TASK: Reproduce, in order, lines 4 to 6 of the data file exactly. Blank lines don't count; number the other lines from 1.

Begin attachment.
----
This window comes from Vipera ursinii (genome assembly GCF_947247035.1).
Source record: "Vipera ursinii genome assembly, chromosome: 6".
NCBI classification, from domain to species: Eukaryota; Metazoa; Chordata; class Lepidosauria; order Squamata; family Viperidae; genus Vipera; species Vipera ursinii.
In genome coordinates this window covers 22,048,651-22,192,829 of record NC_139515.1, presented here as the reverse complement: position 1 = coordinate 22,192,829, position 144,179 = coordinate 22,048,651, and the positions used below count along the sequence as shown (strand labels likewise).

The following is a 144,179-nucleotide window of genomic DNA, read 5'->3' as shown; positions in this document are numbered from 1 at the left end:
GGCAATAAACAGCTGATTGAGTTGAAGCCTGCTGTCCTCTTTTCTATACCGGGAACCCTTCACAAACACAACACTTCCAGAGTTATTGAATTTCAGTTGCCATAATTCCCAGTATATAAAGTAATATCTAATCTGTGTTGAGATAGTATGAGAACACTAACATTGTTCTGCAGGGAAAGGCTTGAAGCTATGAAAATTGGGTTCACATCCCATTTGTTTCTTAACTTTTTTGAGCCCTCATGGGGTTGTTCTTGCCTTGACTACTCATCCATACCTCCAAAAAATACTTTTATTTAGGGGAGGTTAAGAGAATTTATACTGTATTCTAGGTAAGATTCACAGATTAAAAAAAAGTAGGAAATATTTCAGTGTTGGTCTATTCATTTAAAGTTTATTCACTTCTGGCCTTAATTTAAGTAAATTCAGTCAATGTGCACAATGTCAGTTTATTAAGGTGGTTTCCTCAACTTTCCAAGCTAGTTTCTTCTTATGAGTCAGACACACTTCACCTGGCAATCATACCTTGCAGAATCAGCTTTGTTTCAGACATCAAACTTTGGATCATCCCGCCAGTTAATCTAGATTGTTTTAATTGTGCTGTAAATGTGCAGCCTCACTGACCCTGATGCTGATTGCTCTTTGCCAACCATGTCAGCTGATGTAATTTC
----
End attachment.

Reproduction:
In genome coordinates this window covers 22,048,651-22,192,829 of record NC_139515.1, presented here as the reverse complement: position 1 = coordinate 22,192,829, position 144,179 = coordinate 22,048,651, and the positions used below count along the sequence as shown (strand labels likewise).

The following is a 144,179-nucleotide window of genomic DNA, read 5'->3' as shown; positions in this document are numbered from 1 at the left end:
GGCAATAAACAGCTGATTGAGTTGAAGCCTGCTGTCCTCTTTTCTATACCGGGAACCCTTCACAAACACAACACTTCCAGAGTTATTGAATTTCAGTTGCCATAATTCCCAGTATATAAAGTAATATCTAATCTGTGTTGAGATAGTATGAGAACACTAACATTGTTCTGCAGGGAAAGGCTTGAAGCTATGAAAATTGGGTTCACATCCCATTTGTTTCTTAACTTTTTTGAGCCCTCATGGGGTTGTTCTTGCCTTGACTACTCATCCATACCTCCAAAAAATACTTTTATTTAGGGGAGGTTAAGAGAATTTATACTGTATTCTAGGTAAGATTCACAGATTAAAAAAAAGTAGGAAATATTTCAGTGTTGGTCTATTCATTTAAAGTTTATTCACTTCTGGCCTTAATTTAAGTAAATTCAGTCAATGTGCACAATGTCAGTTTATTAAGGTGGTTTCCTCAACTTTCCAAGCTAGTTTCTTCTTATGAGTCAGACACACTTCACCTGGCAATCATACCTTGCAGAATCAGCTTTGTTTCAGACATCAAACTTTGGATCATCCCGCCAGTTAATCTAGATTGTTTTAATTGTGCTGTAAATGTGCAGCCTCACTGACCCTGATGCTGATTGCTCTTTGCCAACCATGTCAGCTGATGTAATTTC